Phantasy Star Online 2 Hands-On: Trying Out Three Different Loadouts

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While Phantasy Star Online 2 is a PC game, I played it on a 360 controller. Having played Phantasy Star Online Episode I & II on consoles, I felt right at home.


This demo provided locked my experience point gain so I couldn’t level up and didn’t allow me a MAG, essentially stripping the RPG elements from the game. That said, it did allow me to focus solely on combat, letting me play a female Newman (think space-elf) Force (think space-wizard).


First of all, the most basic attacks feel like a more accessible version of the original PSO. After each tap of the X button your character attacks and a ring closes in on them. When that ring turns red, you can press the button again to make your next attack more powerful. While this rhythm feels very similar to the way combos were strung together in PSO, the rhythmic inputs can be ignored if you simply mash or hold the attack button.


I was given three loadouts, which I could swap between by pressing up and down on the D-pad and select with B. The first (and the one I used the most) was a wand. X was a standard attack and B was a fireball. While spells couldn’t be comboed into anything, holding B would make the spell more powerful. Holding RB would shift my available abilities from physical attacks and fire to enemy-penetrating ice and a heal spell that would spread out to my teammates the longer I held it. Perhaps because I was playing a Newman, I never had to worry about running out of Photon Points (think space-MP), since it constantly regenerated.


The second was a strange, throwable card that I didn’t do a whole lot of damage. It gave me access to a fire spell that circled around my body, but frankly I didn’t find it that useful. More interesting to me were the attack and defense buffs that I had access to by holding RB, but even with a fully charged spell, my teammates rarely stood still close to me long enough to be buffed.


The third and final weapon loadout I had access to was a “Gunslash.” Once again, X was a regular attack that used the weapon as if it was a sword, but Y was a special attack that varied depending on what hit in a chain you were on. For instance, Y after one X attack would be a launcher, but after two it might be a two slashes in a cross shape. RB didn’t even work in the same way, instead a tap turned the blade into a gun mode.


On top of the sheer amount of options open to you at any time, the game is fast.


Your characters already moves at a much faster clip than anyone in Phantasy Star Online, but added to the mix is a new dodge move. My character had a very sparkly dash, and while it didn’t have too many (if any) invincibility frames on it, it was very effective for fighting against the giant, ape-like “rockbears” that I had to fight partway through the demo. These creatures started out by attacking my party with slow strikes that were pretty easy to avoid, but then they got angry. They would pursue one member of the party with a series of belly flops in a desperate attempt to crush them.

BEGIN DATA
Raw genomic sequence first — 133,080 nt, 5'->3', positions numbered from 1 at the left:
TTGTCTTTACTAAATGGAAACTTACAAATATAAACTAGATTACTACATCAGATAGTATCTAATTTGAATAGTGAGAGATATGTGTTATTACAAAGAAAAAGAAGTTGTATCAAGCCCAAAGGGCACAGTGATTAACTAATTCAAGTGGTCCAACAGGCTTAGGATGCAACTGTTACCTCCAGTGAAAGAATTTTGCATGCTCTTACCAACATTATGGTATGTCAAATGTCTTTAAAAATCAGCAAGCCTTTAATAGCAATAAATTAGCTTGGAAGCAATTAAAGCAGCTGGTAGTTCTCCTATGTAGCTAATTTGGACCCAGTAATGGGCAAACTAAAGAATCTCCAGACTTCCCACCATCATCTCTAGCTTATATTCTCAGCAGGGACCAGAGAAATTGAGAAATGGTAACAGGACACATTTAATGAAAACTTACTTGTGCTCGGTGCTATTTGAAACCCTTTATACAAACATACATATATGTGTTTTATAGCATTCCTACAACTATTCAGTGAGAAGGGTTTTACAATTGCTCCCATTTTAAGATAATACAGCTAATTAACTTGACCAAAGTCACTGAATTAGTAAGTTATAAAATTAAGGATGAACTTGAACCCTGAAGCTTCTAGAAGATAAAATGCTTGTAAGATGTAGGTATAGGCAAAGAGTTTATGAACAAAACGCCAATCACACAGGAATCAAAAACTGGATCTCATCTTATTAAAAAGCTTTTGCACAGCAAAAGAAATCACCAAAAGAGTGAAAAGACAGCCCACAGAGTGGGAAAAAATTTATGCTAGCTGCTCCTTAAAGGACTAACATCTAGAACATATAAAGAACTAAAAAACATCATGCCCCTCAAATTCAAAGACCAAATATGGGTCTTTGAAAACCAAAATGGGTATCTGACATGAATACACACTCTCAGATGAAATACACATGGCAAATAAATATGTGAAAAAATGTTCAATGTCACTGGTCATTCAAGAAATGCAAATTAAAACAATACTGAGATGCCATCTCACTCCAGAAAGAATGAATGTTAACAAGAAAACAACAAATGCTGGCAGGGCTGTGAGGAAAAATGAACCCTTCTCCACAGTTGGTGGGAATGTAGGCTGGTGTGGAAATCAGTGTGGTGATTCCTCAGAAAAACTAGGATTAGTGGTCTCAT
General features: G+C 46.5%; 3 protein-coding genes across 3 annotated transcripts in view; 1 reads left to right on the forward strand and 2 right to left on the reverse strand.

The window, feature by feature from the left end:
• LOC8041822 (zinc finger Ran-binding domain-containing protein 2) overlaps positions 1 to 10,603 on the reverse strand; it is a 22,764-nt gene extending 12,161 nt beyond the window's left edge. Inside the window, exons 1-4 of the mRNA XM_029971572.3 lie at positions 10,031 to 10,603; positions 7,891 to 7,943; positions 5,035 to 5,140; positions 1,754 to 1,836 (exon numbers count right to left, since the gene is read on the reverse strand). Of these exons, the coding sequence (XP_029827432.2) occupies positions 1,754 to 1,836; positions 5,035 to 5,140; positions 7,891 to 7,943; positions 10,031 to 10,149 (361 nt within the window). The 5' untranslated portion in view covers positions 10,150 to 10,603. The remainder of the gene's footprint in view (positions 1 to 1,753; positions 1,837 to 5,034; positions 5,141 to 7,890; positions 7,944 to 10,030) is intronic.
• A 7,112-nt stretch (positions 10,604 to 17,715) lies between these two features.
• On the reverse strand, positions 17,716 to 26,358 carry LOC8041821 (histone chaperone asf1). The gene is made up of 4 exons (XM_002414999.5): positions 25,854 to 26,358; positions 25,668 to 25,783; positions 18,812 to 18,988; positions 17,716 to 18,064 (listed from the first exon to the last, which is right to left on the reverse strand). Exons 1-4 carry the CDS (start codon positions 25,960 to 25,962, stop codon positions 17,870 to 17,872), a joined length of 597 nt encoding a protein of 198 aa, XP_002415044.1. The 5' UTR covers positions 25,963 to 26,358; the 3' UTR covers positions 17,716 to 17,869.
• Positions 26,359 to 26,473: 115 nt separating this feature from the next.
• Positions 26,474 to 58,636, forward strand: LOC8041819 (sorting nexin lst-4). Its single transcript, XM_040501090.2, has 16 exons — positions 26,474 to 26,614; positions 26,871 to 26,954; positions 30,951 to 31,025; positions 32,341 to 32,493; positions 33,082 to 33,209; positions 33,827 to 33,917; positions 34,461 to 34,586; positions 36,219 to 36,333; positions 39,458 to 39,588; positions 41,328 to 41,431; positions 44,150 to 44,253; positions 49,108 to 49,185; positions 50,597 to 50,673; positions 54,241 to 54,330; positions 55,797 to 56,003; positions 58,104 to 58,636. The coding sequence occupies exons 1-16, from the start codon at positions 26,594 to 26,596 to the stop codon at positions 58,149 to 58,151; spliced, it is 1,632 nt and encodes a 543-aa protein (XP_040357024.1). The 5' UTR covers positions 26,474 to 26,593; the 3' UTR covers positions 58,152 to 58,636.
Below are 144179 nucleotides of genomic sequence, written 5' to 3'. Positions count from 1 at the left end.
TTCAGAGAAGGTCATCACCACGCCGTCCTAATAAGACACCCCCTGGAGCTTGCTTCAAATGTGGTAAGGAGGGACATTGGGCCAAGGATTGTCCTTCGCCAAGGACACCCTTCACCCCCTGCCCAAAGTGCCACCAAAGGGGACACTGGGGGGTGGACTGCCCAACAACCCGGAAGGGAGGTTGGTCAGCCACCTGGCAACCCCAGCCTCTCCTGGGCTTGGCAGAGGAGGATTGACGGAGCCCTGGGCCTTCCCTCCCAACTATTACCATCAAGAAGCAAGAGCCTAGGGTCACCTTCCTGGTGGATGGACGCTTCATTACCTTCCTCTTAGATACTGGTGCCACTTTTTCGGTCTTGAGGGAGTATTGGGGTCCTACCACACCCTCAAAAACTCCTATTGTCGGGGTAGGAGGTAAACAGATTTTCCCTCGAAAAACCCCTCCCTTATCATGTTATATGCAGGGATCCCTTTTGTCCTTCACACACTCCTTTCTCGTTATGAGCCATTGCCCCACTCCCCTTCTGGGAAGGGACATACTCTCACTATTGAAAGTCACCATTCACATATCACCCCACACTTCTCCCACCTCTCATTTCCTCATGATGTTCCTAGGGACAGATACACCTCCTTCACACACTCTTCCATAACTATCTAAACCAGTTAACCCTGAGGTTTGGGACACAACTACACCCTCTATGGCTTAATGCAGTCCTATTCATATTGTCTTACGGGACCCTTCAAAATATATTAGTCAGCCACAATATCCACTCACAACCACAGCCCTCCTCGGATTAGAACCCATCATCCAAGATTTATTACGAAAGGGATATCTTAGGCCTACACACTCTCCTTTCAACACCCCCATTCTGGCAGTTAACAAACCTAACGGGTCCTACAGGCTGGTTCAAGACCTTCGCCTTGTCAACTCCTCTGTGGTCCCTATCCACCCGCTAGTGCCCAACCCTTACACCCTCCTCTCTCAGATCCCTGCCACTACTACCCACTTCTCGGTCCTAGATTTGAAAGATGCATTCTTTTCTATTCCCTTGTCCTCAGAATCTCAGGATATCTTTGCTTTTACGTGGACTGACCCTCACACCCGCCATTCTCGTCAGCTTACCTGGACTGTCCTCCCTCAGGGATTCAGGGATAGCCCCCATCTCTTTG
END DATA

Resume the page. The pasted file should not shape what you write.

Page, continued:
When my fragile Force was being pursued, I quickly learned the value of the dash, watching for when the enemy would leap into the air, waiting a split-second, then dashing out of the way and dishing out an attack or two before the process repeated.


After taking out two rockbears and a few circling wolf-like enemies, we headed off towards the demo’s boss: the “Vol Dragon.”


This fight was particularly reminiscent of the boss of the forest area of Phantasy Star Online Episode 1, a fight I’d gone through multiple times. Because I had a vague memory that ice was useful against the original dragon, I started bombarding the Vol Dragon’s feet with ice as it wandered around and smacked my teammates out of its way. Aside from doing solid damage as hit both of the dragon’s feet, at one point I’d actually frozen the dragon to the ground. I took this as my chance to switch to the Gunslash and start air-comboing the particularly fragile looking orb-like part of the creature’s tail. As it turned out, the same rhythm/ring-based combat reward system was in place in the air, too!


While my team and I were never able to remove the Vol Dragon’s tail, we eventually killed the beast, and our demo ended.


Food for Thought:


1. While the healing spell I had made it a nonissue, I liked that you could scroll through your items with left and right on the D-pad and use them simply by tapping LT. I never had to fuss with menus, which was nice given the pace of the game.


2. Every player sees their own loot drops. Unfortunately, the demo I played only had the enemies dropping Meseta (the Phantasy Star series’ currency), it was nice that none of my teammates could pick up what was rightfully mine (and vice versa).

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Localization specialist and former Siliconera staff writer. Some of his localizations include entries in the Steins;Gate series, Blue Reflection, and Yo-Kai Watch.